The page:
Home prices across Metro Vancouver are continuing to slide, reported the Real Estate Board of Greater Vancouver (REBGV) May 2.
The board said that the composite benchmark home price across Metro Vancouver dipped to $1,008,400 in April, very close to edging back down over the million-dollar mark. This is 8.5 per cent decrease over April 2018’s price, and a 0.3 per cent decline from March 2019.
Home inventory is piling up as the number of new listings met usual market levels but sales dropped on an annual basis. The number of Metro Vancouver homes to exchange hands on the MLS in April was 1,829, a 29.1 per cent drop from April 2018. However, this was a 5.9 per cent increase from the 1,727 homes sold in March this year.
April’s sales total was 43.1 per cent below the 10-year April sales average (see interactive graph, below), which is a slight improvement over the dire figures seen the previous month.
The REBGV continued its stance in placing the blame for reduced home sales at the federal government’s door. Ashley Smith, REBGV president, said, “Government policy continues to hinder home sale activity. The federal government’s mortgage stress test has reduced buyers’ purchasing power by about 20 per cent, which is causing people at the entry-level side of the market to struggle to secure financing.”
She added, “Suppressing housing activity through government policy not only reduces home sales, it harms the job market, economic growth and creates pent-up demand.”
The board said that new home listing activity was normal for the spring season. There were 5,742 homes listed for sale on MLS in Metro Vancouver in April 2019. This is 1.3 per cent lower than in April 2018 but up 16 per cent increase compared with March 2019.
However, the sluggish sales meant that total inventory is accumulating. The total number of Metro Vancouver homes listed for sale is 14,357, which is a 46.2 per cent increase compared with April 2018 and a 12.4 per cent increase compared to March 2019.
“There are more homes for sale in our market today than we’ve seen since October 2014. This trend is more about reduced demand than increased supply,” Smith said. “The number of new listings coming on the market each month are consistent with our long-term averages. It’s the reduced sales activity that’s allowing listings to accumulate.”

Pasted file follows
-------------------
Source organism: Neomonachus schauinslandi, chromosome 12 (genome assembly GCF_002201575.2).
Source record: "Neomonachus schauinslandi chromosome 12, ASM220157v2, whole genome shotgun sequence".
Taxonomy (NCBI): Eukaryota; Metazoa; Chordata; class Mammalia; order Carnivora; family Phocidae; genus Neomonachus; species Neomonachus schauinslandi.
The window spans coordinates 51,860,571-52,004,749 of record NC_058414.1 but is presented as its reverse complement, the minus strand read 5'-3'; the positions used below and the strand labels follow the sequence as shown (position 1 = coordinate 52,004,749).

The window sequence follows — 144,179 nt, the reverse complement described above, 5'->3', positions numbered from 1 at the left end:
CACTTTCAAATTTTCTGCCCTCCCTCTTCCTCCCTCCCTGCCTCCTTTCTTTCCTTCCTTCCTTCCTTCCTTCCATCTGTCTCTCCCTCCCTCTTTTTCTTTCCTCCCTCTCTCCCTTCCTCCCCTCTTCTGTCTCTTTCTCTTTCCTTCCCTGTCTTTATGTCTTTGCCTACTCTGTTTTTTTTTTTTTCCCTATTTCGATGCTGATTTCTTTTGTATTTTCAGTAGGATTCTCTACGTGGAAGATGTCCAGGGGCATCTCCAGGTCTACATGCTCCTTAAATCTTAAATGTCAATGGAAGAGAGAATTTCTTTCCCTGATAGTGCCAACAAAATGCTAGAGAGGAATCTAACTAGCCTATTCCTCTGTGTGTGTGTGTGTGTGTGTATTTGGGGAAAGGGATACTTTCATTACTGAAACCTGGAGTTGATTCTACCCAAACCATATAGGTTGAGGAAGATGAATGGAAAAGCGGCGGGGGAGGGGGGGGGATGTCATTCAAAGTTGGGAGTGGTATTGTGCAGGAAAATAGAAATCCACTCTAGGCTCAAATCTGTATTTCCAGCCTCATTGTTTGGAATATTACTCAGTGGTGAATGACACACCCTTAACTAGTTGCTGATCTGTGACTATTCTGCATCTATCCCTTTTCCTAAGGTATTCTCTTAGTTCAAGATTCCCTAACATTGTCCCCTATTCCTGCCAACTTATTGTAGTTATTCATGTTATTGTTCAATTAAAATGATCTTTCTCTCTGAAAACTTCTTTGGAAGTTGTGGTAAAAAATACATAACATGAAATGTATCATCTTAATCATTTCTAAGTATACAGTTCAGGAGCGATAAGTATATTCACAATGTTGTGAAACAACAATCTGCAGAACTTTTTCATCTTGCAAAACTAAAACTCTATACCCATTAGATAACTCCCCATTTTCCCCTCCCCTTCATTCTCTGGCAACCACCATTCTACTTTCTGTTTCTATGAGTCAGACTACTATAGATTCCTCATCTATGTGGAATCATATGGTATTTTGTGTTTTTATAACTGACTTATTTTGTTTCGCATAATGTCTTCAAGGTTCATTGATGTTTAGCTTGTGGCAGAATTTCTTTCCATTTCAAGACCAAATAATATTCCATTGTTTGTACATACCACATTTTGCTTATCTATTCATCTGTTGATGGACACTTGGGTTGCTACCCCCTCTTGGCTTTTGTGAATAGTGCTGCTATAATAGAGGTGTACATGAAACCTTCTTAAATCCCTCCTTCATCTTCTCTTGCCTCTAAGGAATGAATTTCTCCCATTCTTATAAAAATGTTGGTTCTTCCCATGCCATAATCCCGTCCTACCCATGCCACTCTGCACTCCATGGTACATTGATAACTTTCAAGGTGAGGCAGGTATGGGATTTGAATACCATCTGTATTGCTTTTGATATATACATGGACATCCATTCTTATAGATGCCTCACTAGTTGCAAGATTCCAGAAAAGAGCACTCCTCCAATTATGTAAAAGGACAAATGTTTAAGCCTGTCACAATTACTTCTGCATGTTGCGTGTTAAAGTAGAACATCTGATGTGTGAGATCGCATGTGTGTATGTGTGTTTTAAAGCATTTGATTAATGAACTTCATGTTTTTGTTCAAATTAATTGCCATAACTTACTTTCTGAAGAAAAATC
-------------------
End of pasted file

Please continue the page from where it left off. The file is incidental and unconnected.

Across all property types combined, the sales-to-active listings ratio for April 2019 is 12.7 per cent, which is the low end of a balanced market, edging closer to a buyer’s market. By property type, the ratio is 9.4 per cent for detached homes (firmly a buyer’s market), 15.4 per cent for townhomes and 15.3 per cent for condos (both balanced markets).
Sales and prices by property type and area
Just 586 Metro Vancouver detached homes traded hands in April, which is a 27.4 per cent year over year decline, but a 10.8 per cent rise compared with March this year.
The benchmark price for a detached home in the region is $1,425,200, which is 11.1 per cent lower than April 2018, and a 0.8 per cent decrease from March 2019.
As has been the recent trend, West Vancouver saw the steepest year-over-year declines in benchmark detached home prices, down 15.7 per cent, followed by Vancouver West (-13.4 per cent), Burnaby North (-12.8 per cent) and Richmond (-12.3 per cent).
All 20 MLS areas in the board’s jurisdiction posted an annual slide in detached benchmark prices, including Bowen Island and the Sunshine Coast, which had resisted the market downturn but in April posted slight price drops of 0.2 and 0.5 per cent respectively.
Sales of Metro Vancouver attached homes such as townhouses, duplexes and rowhomes totalled 358 in April, down 22.8 per cent year over year but up 10.2 per cent month over month.
A typical attached home price is now pegged at $783,300, which is the same as last month and 6.9 per cent lower than in April 2018.
Once again, benchmark attached home prices fell by the largest percentage on an annual basis in Vancouver East (East Side and Downtown East), 12.5 per cent lower than a year ago, followed by Tsawwassen (-12.9 per cent), Port Coquitlam (-10.5 per cent) and Vancouver West (-10.3 per cent). Like detached homes, attached home prices fell in all Metro Vancouver areas, but saw the least-steep declines in Port Moody (-0.2 per cent) and New Westminster (-4.1 per cent).
Sales of condos across the region totalled 885 in April 2019, a 32.3 per cent decrease compared with April 2018 and just 13 units more than in March this year (up 1.3 per cent).
The benchmark price of a Metro Vancouver condo is now pegged at $656,900. This is a 6.9 per cent decrease from April 2018 and, like townhouses, is unchanged from March.
Yet again, West Vancouver condos fell by the highest proportion, with a typical condo in the municipality pegged at 12.9 per cent less than the same month last year. The two other areas to see a double-digit condo price drop were Whistler, down 10.9 per cent year over year, and Pitt Meadows, down (10.4 per cent). As with the other home types, all areas in the REBGV region saw condo prices lower than one year ago, with the least-steep declines seen in Burnaby North (-4.5 per cent) and Vancouver East (-4.7 per cent).
Home prices vary widely in different areas throughout the region. To get a good idea of home prices in a specific location and by property type, check the detailed MLS® Home Price Index in the full REBGV stats package.